5 times it’s smart to pull apps back from the cloud

Even the cloud has its limits. In certain situations a traditional data center is the best place to host one or more applications.

A growing number of enterprises are pulling selected applications out of the cloud and returning them to their brick-and-mortar data centers. Cloud repatriation is gaining momentum as enterprises realize the cloud isn't always the best solution to IT cost, performance and other concerns.

Dave Cope, senior director of market development for Cisco's CloudCenter, believes that technology has evolved to the point where enterprises now have the unprecedented freedom to locate applications wherever maximum cost, performance and security benefits can be achieved. "There’s an ability to place workloads where they best reside based on business priorities, not IT constraints," he notes. "We’re starting to get this natural distribution of workloads across existing and new environments … where they make the most sense."

Is your organization's cloud infrastructure beginning to feel more like a cage than a boundless resource environment? Then consider these five times when returning selected applications to a traditional data center may make sense.

1. To save money

Many organizations can achieve substantial savings by reducing or eliminating the high recurring operational expenses of the public cloud, observes Jeremy Kurth, CTO of IT services provider Winxnet. "A reduction in total cost of ownership is one of the potential benefits in repatriation," he says. "Public cloud offerings can provide value-add compared to on-premise solutions, but it typically comes at a premium in recurring expenses."

Organizations that felt the public cloud was the answer to all their problems are now often finding that the expense and advantages just aren't as relevant or applicable to their specific situations, Kurth explains. "Considering the added true all-in cost over a two- to three-year period, the compelling argument to stay with public cloud just doesn’t add up over time, especially when compared to cheaper alternatives now available in the market."

Cost is generally the primary reason for shifting cloud applications back to data centers, observes Chris Carreiro, CTO of data center monitoring and support firm Park Place Technologies’ ParkView platform."If the assumed cost is greater to operate [in the cloud], it might make sense for a company to bring back an application or service to on-premises or colocation," he says. "Cost of memory and disk [resources] continue to decline, changing the requirement to operate in cloud, allowing a company to be more flexible."

Travis Morrison, director of IT at craft brewer New Belgium Brewing, which recently migrated its core applications from an off-premises managed cloud to on-premises Dell EMC PowerEdge servers, says that reduced cost and maintenance expenses played a major role in bringing the software back on site. "We wanted predictable costs when scaling, and we have a talented staff that can manage on-premises equipment," he explains. "Additionally, ROI for cloud diminishes with a hyperconverged stack, as maintenance is simplified."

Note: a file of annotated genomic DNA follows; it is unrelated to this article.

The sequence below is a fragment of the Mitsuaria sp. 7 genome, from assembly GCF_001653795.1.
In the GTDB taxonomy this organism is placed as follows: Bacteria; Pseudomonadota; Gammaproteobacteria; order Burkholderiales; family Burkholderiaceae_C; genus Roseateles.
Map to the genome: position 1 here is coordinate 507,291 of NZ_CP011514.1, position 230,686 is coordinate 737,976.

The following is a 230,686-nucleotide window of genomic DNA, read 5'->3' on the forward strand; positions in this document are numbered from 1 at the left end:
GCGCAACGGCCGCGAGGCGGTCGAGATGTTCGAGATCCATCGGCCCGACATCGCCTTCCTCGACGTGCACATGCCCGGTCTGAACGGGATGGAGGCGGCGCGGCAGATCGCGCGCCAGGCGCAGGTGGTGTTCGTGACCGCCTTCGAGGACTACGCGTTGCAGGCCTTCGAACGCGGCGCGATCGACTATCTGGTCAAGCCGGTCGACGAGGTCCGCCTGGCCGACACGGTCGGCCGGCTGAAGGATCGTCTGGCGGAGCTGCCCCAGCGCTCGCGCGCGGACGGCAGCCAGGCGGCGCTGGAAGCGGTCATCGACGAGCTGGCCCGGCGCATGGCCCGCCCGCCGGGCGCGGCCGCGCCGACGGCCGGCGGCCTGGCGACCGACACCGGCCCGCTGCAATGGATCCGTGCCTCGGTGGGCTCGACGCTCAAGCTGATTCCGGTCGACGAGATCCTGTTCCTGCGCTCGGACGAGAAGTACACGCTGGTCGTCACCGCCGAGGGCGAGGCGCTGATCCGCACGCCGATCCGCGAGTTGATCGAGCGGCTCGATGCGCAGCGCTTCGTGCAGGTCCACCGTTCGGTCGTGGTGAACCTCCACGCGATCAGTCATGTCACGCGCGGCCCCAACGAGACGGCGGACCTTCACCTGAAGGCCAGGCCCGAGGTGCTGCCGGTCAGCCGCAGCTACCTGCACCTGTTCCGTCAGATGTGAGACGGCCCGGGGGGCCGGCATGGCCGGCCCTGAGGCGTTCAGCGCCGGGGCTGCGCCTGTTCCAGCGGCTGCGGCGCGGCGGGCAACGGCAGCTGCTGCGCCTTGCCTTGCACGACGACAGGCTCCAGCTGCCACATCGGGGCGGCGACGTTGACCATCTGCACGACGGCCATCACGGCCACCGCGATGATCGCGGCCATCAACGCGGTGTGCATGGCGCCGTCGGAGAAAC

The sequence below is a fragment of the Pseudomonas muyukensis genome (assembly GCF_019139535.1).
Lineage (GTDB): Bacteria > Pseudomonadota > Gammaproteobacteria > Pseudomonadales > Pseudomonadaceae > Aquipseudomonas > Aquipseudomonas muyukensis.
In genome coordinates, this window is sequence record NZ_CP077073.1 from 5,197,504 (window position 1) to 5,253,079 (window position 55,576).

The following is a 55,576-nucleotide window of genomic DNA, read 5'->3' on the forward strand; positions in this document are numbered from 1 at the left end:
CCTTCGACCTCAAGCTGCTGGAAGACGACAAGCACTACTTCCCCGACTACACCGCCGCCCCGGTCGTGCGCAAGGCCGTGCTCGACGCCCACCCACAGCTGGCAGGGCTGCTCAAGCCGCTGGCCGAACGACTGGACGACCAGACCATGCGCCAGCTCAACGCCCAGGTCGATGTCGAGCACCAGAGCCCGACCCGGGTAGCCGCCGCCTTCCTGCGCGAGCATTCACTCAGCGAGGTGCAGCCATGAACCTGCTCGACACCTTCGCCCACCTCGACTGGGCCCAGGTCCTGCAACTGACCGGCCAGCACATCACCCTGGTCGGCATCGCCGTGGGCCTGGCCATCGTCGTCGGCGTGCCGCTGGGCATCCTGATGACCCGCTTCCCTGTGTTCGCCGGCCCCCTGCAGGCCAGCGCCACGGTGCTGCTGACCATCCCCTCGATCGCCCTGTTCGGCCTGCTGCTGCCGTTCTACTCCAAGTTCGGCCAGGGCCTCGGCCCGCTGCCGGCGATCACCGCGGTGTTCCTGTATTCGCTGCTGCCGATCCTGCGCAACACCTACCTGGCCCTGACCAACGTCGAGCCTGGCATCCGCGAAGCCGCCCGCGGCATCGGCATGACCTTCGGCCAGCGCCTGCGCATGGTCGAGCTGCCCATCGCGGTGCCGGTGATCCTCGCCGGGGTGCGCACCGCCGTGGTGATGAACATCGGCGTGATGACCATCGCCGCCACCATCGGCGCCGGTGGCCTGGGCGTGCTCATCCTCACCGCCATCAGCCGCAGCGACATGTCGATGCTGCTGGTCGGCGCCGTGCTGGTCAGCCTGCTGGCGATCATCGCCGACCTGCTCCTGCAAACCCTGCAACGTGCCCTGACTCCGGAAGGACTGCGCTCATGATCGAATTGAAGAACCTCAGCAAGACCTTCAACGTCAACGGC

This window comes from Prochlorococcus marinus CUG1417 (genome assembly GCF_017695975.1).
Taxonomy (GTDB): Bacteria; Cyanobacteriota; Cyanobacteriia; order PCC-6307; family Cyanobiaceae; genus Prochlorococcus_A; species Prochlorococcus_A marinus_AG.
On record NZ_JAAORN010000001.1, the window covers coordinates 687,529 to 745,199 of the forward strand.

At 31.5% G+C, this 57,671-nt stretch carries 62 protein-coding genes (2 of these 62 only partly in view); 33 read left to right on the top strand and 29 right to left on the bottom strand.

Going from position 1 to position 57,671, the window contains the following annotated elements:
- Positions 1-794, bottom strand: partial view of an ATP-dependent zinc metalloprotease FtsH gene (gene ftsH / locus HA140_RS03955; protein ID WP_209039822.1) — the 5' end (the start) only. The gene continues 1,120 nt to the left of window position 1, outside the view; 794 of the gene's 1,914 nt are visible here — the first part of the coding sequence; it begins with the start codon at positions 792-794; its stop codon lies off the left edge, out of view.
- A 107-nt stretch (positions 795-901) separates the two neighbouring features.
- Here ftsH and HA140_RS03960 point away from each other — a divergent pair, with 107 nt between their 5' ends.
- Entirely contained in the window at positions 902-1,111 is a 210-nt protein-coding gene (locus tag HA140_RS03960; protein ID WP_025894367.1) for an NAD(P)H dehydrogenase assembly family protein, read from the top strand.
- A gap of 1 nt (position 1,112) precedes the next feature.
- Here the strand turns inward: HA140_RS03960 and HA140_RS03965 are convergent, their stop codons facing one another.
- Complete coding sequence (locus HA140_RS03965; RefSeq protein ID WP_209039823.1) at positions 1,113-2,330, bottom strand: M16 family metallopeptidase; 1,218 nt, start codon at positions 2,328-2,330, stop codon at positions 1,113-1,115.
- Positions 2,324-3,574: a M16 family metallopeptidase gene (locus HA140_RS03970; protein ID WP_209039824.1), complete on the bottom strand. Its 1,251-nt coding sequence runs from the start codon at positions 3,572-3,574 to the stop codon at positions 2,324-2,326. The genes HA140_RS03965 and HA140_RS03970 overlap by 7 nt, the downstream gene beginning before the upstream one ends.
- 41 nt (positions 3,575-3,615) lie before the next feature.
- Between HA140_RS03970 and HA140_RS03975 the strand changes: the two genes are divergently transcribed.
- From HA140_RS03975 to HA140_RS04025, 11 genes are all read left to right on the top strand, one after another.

As the cost of using public cloud services continue to grow, improvements in both performance and budgeting can be achieved by repatriating selected applications. "By leveraging available and cost-effective solutions, such as [Windows Server] Storage Spaces Direct, hyperconvergence, storage-class memory and software defined networks (SDN), the gap in flexibility, scalability and redundancy that once made public cloud offerings so attractive has greatly diminished," Kurth explains.

Applications that need to access large amounts of data, such as data mining tools, can also benefit from a move back home. "Some applications move data in and out in large amounts frequently," Cope notes. "This can be costly with most [types of] cloud billing."

2. To gain more control over applications

Prime candidates for repatriation are heavily used applications offering primarily static functionality. Such software can often be maintained more effectively on-premises, where its environment is a controlled state and costs are fixed and predictable, says Vinod Pisharody, CTO at network hardware firm Array Networks. "Repatriation provides better control over the applications and enables IT to [better] plan for potential problems," he explains.

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